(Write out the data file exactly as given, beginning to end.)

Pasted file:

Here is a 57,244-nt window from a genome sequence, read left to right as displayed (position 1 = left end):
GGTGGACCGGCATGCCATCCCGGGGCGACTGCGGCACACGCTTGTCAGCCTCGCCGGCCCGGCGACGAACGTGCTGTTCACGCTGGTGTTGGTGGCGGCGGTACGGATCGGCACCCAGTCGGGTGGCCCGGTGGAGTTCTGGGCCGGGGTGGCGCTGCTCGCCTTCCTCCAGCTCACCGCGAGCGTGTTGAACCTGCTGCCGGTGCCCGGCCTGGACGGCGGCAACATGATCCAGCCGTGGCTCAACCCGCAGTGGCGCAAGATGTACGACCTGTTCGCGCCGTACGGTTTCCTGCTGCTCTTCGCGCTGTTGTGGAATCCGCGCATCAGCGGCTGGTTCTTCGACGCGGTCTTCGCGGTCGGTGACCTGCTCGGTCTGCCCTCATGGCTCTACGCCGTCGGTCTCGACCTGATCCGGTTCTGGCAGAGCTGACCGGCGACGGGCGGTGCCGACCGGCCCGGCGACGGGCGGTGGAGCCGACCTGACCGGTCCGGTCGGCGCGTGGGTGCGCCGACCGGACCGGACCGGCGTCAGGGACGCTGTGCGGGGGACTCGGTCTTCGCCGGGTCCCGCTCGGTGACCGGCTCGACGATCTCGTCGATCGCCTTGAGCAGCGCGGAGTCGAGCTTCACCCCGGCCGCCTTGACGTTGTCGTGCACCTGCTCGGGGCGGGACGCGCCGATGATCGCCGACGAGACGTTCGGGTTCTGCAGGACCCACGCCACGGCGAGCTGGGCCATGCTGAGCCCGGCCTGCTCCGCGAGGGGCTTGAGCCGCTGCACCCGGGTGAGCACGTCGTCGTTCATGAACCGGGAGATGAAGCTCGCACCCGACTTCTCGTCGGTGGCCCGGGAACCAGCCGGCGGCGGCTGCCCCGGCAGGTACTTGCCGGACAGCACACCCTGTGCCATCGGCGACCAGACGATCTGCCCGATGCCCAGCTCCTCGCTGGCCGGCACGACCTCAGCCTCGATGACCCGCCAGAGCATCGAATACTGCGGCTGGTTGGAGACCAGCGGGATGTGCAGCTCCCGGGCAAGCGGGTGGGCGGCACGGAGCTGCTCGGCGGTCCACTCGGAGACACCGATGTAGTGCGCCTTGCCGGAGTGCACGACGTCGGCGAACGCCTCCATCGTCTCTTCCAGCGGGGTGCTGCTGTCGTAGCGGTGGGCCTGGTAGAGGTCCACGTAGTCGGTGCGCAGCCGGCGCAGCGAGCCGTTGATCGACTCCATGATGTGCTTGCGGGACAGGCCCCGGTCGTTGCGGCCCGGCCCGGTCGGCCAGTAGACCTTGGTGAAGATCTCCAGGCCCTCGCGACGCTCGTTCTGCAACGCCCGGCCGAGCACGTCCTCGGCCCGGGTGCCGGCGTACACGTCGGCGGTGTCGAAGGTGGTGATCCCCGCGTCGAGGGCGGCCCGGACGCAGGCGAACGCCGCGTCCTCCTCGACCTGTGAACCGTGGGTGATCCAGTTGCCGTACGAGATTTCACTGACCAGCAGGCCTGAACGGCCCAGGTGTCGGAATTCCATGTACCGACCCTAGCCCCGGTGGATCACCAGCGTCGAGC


Here is a 57,244-nt window from a genome sequence, read left to right as displayed (position 1 = left end):
GGTGGACCGGCATGCCATCCCGGGGCGACTGCGGCACACGCTTGTCAGCCTCGCCGGCCCGGCGACGAACGTGCTGTTCACGCTGGTGTTGGTGGCGGCGGTACGGATCGGCACCCAGTCGGGTGGCCCGGTGGAGTTCTGGGCCGGGGTGGCGCTGCTCGCCTTCCTCCAGCTCACCGCGAGCGTGTTGAACCTGCTGCCGGTGCCCGGCCTGGACGGCGGCAACATGATCCAGCCGTGGCTCAACCCGCAGTGGCGCAAGATGTACGACCTGTTCGCGCCGTACGGTTTCCTGCTGCTCTTCGCGCTGTTGTGGAATCCGCGCATCAGCGGCTGGTTCTTCGACGCGGTCTTCGCGGTCGGTGACCTGCTCGGTCTGCCCTCATGGCTCTACGCCGTCGGTCTCGACCTGATCCGGTTCTGGCAGAGCTGACCGGCGACGGGCGGTGCCGACCGGCCCGGCGACGGGCGGTGGAGCCGACCTGACCGGTCCGGTCGGCGCGTGGGTGCGCCGACCGGACCGGACCGGCGTCAGGGACGCTGTGCGGGGGACTCGGTCTTCGCCGGGTCCCGCTCGGTGACCGGCTCGACGATCTCGTCGATCGCCTTGAGCAGCGCGGAGTCGAGCTTCACCCCGGCCGCCTTGACGTTGTCGTGCACCTGCTCGGGGCGGGACGCGCCGATGATCGCCGACGAGACGTTCGGGTTCTGCAGGACCCACGCCACGGCGAGCTGGGCCATGCTGAGCCCGGCCTGCTCCGCGAGGGGCTTGAGCCGCTGCACCCGGGTGAGCACGTCGTCGTTCATGAACCGGGAGATGAAGCTCGCACCCGACTTCTCGTCGGTGGCCCGGGAACCAGCCGGCGGCGGCTGCCCCGGCAGGTACTTGCCGGACAGCACACCCTGTGCCATCGGCGACCAGACGATCTGCCCGATGCCCAGCTCCTCGCTGGCCGGCACGACCTCAGCCTCGATGACCCGCCAGAGCATCGAATACTGCGGCTGGTTGGAGACCAGCGGGATGTGCAGCTCCCGGGCAAGCGGGTGGGCGGCACGGAGCTGCTCGGCGGTCCACTCGGAGACACCGATGTAGTGCGCCTTGCCGGAGTGCACGACGTCGGCGAACGCCTCCATCGTCTCTTCCAGCGGGGTGCTGCTGTCGTAGCGGTGGGCCTGGTAGAGGTCCACGTAGTCGGTGCGCAGCCGGCGCAGCGAGCCGTTGATCGACTCCATGATGTGCTTGCGGGACAGGCCCCGGTCGTTGCGGCCCGGCCCGGTCGGCCAGTAGACCTTGGTGAAGATCTCCAGGCCCTCGCGACGCTCGTTCTGCAACGCCCGGCCGAGCACGTCCTCGGCCCGGGTGCCGGCGTACACGTCGGCGGTGTCGAAGGTGGTGATCCCCGCGTCGAGGGCGGCCCGGACGCAGGCGAACGCCGCGTCCTCCTCGACCTGTGAACCGTGGGTGATCCAGTTGCCGTACGAGATTTCACTGACCAGCAGGCCTGAACGGCCCAGGTGTCGGAATTCCATGTACCGACCCTAGCCCCGGTGGATCACCAGCGTCGAGC